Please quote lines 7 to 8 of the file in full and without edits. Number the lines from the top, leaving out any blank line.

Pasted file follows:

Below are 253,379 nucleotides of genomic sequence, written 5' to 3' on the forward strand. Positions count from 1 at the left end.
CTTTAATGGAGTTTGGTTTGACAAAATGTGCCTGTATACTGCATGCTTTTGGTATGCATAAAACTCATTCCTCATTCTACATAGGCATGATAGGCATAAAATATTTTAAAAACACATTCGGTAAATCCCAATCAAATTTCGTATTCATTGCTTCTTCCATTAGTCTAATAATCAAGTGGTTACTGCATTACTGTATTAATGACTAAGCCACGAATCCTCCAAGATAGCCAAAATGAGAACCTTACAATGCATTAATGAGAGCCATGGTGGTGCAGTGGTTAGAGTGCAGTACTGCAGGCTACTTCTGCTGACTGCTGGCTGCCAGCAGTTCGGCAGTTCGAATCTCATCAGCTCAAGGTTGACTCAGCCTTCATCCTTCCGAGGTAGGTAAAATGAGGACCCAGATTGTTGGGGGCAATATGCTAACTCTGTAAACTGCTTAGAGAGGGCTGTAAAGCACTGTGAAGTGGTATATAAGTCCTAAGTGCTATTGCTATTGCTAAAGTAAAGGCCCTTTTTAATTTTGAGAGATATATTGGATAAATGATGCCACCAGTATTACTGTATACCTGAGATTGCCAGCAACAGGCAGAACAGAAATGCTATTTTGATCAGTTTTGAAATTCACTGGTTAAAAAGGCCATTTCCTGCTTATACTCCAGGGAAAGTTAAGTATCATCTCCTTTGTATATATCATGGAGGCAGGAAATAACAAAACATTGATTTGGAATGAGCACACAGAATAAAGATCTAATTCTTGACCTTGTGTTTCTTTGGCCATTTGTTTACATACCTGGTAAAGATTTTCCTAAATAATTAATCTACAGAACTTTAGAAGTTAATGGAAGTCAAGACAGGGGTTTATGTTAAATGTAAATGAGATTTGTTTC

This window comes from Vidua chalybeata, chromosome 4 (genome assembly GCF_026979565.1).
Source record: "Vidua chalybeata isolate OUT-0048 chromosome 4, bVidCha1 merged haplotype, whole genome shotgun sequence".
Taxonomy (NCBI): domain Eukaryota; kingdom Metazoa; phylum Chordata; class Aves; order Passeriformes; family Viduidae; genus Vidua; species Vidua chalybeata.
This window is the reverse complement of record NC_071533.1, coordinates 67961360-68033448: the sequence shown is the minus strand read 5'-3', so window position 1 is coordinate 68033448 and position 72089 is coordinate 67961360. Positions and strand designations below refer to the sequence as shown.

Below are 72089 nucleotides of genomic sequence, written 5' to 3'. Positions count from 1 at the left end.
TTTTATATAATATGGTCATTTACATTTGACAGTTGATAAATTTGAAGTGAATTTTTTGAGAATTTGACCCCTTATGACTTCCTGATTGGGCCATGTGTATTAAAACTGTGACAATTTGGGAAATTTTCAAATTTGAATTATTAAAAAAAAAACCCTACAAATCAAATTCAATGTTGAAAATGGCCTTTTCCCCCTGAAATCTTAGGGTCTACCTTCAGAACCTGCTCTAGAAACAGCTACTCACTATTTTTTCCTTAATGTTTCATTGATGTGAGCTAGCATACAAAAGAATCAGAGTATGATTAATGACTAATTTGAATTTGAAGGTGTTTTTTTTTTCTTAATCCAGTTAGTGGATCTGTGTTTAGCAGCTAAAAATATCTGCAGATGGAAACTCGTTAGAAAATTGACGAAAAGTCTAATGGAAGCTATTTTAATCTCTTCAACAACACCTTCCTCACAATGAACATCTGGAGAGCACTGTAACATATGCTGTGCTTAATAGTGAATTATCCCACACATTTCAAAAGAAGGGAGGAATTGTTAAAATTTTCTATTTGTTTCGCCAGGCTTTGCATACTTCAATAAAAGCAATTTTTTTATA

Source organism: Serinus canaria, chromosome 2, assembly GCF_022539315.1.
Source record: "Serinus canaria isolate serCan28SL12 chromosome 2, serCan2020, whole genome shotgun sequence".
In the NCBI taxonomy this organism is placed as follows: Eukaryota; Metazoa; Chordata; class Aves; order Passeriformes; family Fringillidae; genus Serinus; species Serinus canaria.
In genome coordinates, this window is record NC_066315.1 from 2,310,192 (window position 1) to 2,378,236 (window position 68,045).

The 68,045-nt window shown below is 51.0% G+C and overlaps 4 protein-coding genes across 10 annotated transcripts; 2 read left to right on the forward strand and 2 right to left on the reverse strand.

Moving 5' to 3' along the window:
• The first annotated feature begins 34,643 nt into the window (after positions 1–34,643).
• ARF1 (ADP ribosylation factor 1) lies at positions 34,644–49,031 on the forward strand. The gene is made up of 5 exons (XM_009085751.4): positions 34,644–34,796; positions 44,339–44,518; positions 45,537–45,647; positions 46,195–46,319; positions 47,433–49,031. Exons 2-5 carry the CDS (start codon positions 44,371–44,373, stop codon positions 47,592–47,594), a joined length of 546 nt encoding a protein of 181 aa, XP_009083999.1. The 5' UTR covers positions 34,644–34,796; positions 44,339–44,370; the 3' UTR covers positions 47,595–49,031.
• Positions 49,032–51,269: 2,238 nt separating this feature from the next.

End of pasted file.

Below are 72089 nucleotides of genomic sequence, written 5' to 3'. Positions count from 1 at the left end.
TTTTATATAATATGGTCATTTACATTTGACAGTTGATAAATTTGAAGTGAATTTTTTGAGAATTTGACCCCTTATGACTTCCTGATTGGGCCATGTGTATTAAAACTGTGACAATTTGGGAAATTTTCAAATTTGAATTATTAAAAAAAAAACCCTACAAATCAAATTCAATGTTGAAAATGGCCTTTTCCCCCTGAAATCTTAGGGTCTACCTTCAGAACCTGCTCTAGAAACAGCTACTCACTATTTTTTCCTTAATGTTTCATTGATGTGAGCTAGCATACAAAAGAATCAGAGTATGATTAATGACTAATTTGAATTTGAAGGTGTTTTTTTTTTCTTAATCCAGTTAGTGGATCTGTGTTTAGCAGCTAAAAATATCTGCAGATGGAAACTCGTTAGAAAATTGACGAAAAGTCTAATGGAAGCTATTTTAATCTCTTCAACAACACCTTCCTCACAATGAACATCTGGAGAGCACTGTAACATATGCTGTGCTTAATAGTGAATTATCCCACACATTTCAAAAGAAGGGAGGAATTGTTAAAATTTTCTATTTGTTTCGCCAGGCTTTGCATACTTCAATAAAAGCAATTTTTTTATA